What to Do? Elderly Patients Sexually Harass Healthcare Staff

Greg A. Hood, MD

Disclosures

January 31, 2018

In This Article

Healthcare Workers Are Targets

Pinches and gropes; lewd and inappropriate comments; and unwanted kisses, hugs, and touches. These occur on a regular basis in many settings.

The #MeToo movement has rightly turned on and focused the light of civility on the dark shadows of grossly improper misbehavior. These poorly kept secrets, and the extent to which the details had previously been intentionally suppressed, are poor reflections upon those who have exhibited such misogynistic behavior.

Those engaged in patient care can be subject to such abuses as well. Examples of abuse in the medical office and among clinical colleagues, and cases of healthcare workers abusing patients, have been publicized.

However, I haven't seen much discussion about the examples of sexual abuse and misconduct by patients directed against healthcare workers. With what seems to be a greater frequency, I have lately learned about some cases of what, to the general public, may be the most surprising dynamic—that of geriatric patients acting inappropriately against healthcare workers.

Most discussions in the medical literature of sexual abuse involving elderly patients have very appropriately focused the abuse and neglect that patients receive.[1] There is one aspect of sexual and emotional abuse that is generally overlooked. Everyone is aware of Shakespeare's famous passage in As You Like It, which begins, "All the world's a stage, and all the men and women merely players. They have their exits and their entrances, and one man in his time plays many parts. His acts being seven ages."

Most pertinent in this case is "Last scene of all, that ends this strange eventful history, is second childishness and mere oblivion." In some cases of cognitive decline or brain damage, patients lose their judgment and their adult restraint, and become oblivious to the nature and manifestations of their sexual urges.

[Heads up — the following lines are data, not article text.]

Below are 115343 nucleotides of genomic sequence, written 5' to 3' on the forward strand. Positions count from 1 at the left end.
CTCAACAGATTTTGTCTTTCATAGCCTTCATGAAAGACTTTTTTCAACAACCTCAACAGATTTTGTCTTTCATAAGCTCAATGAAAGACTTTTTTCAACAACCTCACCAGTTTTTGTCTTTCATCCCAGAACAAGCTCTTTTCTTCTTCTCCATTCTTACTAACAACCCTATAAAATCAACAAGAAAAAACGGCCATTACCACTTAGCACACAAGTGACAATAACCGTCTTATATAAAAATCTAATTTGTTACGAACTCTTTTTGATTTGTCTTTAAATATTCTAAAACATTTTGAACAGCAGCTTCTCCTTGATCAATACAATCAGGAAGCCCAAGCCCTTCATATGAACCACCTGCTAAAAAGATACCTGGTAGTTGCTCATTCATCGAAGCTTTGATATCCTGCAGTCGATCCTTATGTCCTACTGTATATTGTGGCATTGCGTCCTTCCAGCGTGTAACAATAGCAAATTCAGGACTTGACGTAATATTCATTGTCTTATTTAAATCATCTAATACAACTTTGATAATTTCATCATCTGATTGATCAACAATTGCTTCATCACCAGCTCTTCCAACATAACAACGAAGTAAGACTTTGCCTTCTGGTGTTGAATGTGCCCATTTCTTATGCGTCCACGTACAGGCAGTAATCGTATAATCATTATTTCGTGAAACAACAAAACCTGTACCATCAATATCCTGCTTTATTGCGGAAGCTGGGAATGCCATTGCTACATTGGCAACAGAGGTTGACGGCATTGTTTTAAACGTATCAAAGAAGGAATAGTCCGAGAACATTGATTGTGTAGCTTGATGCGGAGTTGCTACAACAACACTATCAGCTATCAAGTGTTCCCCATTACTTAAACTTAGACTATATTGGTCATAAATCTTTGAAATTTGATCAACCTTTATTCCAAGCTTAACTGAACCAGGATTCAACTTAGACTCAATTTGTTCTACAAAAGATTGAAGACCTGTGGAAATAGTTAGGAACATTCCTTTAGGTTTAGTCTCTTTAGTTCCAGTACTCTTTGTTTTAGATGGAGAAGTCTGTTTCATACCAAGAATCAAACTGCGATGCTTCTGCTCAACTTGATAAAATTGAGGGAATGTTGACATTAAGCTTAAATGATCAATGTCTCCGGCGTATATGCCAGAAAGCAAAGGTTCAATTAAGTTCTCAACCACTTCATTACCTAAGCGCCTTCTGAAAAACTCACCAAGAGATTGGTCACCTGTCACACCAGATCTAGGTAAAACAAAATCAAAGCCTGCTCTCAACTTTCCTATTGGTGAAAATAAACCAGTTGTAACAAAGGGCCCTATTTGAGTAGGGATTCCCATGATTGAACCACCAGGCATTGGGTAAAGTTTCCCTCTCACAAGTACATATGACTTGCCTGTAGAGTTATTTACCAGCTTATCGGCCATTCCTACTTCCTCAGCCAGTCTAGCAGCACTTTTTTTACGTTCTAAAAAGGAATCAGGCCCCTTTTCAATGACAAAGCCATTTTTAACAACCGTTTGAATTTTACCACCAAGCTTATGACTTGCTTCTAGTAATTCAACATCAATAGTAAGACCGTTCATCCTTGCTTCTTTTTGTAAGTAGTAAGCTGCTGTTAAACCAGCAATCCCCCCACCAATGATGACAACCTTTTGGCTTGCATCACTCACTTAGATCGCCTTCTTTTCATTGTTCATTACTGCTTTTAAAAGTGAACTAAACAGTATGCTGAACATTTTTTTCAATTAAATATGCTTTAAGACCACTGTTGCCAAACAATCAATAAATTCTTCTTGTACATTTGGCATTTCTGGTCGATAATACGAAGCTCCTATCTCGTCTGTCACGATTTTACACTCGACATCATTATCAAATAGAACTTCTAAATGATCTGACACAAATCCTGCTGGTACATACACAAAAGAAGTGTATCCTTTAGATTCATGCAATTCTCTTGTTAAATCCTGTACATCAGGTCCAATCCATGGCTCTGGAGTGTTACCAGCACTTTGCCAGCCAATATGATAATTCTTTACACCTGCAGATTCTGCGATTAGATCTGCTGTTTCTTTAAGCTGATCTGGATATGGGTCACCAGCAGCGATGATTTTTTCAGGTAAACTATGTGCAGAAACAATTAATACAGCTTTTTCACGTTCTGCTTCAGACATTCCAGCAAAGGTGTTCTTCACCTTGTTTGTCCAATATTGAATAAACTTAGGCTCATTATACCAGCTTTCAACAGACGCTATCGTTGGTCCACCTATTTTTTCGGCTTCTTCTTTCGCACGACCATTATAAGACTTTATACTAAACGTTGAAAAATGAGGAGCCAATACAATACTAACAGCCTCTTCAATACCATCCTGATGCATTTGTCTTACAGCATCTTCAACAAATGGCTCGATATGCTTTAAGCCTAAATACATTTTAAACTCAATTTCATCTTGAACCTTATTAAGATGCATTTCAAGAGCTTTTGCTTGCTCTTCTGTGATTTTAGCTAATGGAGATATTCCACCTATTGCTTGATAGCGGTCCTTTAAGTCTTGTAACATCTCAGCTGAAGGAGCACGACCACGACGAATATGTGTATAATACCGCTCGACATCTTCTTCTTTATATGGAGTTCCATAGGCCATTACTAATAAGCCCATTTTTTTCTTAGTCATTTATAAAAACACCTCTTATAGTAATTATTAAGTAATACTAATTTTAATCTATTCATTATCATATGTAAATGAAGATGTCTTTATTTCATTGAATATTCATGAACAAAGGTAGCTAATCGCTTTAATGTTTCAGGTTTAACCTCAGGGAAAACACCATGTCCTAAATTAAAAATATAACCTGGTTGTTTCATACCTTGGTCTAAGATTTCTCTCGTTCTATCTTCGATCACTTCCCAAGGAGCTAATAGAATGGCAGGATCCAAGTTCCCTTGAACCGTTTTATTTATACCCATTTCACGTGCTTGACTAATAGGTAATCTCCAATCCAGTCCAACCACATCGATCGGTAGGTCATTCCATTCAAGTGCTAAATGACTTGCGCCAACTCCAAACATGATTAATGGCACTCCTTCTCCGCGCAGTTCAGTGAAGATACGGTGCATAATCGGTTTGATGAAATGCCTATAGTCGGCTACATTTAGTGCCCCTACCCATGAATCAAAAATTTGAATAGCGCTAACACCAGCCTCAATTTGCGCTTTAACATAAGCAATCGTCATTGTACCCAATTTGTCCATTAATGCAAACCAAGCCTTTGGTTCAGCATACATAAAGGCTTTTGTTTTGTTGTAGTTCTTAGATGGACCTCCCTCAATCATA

#MeToo Movement Is Surfacing Sexual Abuse by Elderly Patients

A poorly kept secret of geriatric nursing is that of sexual abuse or harassment of staff by patients. Groping, unwanted sexual advances, and similar crude behavior are fairly commonplace. Sexually inappropriate behavior has been estimated to occur in 7%-8% of patients with Alzheimer disease.[2]

This figure doesn't include other cases in patients with other organic or psychiatric conditions. Traditionally, these cases often did not rise to the level of reporting at which physicians and medical directors become aware.

However, this unwanted behavior from elderly patients is a common experience for CNAs, RNs, and other staff.[3] Historically, staff have too often been advised by peers and supervisors to "get over it and keep doing the work."[4] This is perhaps understandable, given problematic staffing ratios and workloads and, most particularly, the inherent desires of those workers who see healthcare as a calling to be additionally understanding and patient with patients.

The prevalence of that attitude seems to be changing, in my experience. Perhaps as a reverberation of the #MeToo movement, I have been told more frequently of patients exhibiting such hypersexual behavior in the past few months.

Comments

3090D553-9492-4563-8681-AD288FA52ACE
Comments on Medscape are moderated and should be professional in tone and on topic. You must declare any conflicts of interest related to your comments and responses. Please see our Commenting Guide for further information. We reserve the right to remove posts at our sole discretion.
Post as:

processing....